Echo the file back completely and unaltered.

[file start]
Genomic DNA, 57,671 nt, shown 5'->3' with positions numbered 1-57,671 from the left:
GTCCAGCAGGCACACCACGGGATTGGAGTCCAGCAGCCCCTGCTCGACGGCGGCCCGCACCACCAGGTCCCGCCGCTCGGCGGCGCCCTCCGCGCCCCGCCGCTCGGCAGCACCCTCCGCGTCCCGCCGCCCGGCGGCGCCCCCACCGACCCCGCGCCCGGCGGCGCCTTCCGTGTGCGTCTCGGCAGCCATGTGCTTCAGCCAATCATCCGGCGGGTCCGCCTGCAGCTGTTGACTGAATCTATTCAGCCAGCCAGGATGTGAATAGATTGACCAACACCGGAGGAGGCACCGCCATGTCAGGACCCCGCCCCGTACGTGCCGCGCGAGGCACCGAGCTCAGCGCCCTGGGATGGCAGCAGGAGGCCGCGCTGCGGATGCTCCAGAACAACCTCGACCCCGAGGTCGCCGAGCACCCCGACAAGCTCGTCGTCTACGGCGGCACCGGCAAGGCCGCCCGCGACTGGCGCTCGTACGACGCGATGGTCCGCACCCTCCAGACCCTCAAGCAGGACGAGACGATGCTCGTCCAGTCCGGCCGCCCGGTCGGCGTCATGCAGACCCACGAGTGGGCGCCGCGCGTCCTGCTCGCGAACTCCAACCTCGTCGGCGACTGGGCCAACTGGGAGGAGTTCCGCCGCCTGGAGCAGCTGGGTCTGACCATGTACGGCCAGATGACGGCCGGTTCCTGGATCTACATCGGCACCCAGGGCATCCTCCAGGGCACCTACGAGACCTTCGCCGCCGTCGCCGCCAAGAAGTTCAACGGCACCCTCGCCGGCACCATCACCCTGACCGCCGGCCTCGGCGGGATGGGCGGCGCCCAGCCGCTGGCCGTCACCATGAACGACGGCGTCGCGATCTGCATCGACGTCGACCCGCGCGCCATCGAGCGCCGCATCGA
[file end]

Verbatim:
Genomic DNA, 57,671 nt, shown 5'->3' with positions numbered 1-57,671 from the left:
GTCCAGCAGGCACACCACGGGATTGGAGTCCAGCAGCCCCTGCTCGACGGCGGCCCGCACCACCAGGTCCCGCCGCTCGGCGGCGCCCTCCGCGCCCCGCCGCTCGGCAGCACCCTCCGCGTCCCGCCGCCCGGCGGCGCCCCCACCGACCCCGCGCCCGGCGGCGCCTTCCGTGTGCGTCTCGGCAGCCATGTGCTTCAGCCAATCATCCGGCGGGTCCGCCTGCAGCTGTTGACTGAATCTATTCAGCCAGCCAGGATGTGAATAGATTGACCAACACCGGAGGAGGCACCGCCATGTCAGGACCCCGCCCCGTACGTGCCGCGCGAGGCACCGAGCTCAGCGCCCTGGGATGGCAGCAGGAGGCCGCGCTGCGGATGCTCCAGAACAACCTCGACCCCGAGGTCGCCGAGCACCCCGACAAGCTCGTCGTCTACGGCGGCACCGGCAAGGCCGCCCGCGACTGGCGCTCGTACGACGCGATGGTCCGCACCCTCCAGACCCTCAAGCAGGACGAGACGATGCTCGTCCAGTCCGGCCGCCCGGTCGGCGTCATGCAGACCCACGAGTGGGCGCCGCGCGTCCTGCTCGCGAACTCCAACCTCGTCGGCGACTGGGCCAACTGGGAGGAGTTCCGCCGCCTGGAGCAGCTGGGTCTGACCATGTACGGCCAGATGACGGCCGGTTCCTGGATCTACATCGGCACCCAGGGCATCCTCCAGGGCACCTACGAGACCTTCGCCGCCGTCGCCGCCAAGAAGTTCAACGGCACCCTCGCCGGCACCATCACCCTGACCGCCGGCCTCGGCGGGATGGGCGGCGCCCAGCCGCTGGCCGTCACCATGAACGACGGCGTCGCGATCTGCATCGACGTCGACCCGCGCGCCATCGAGCGCCGCATCGA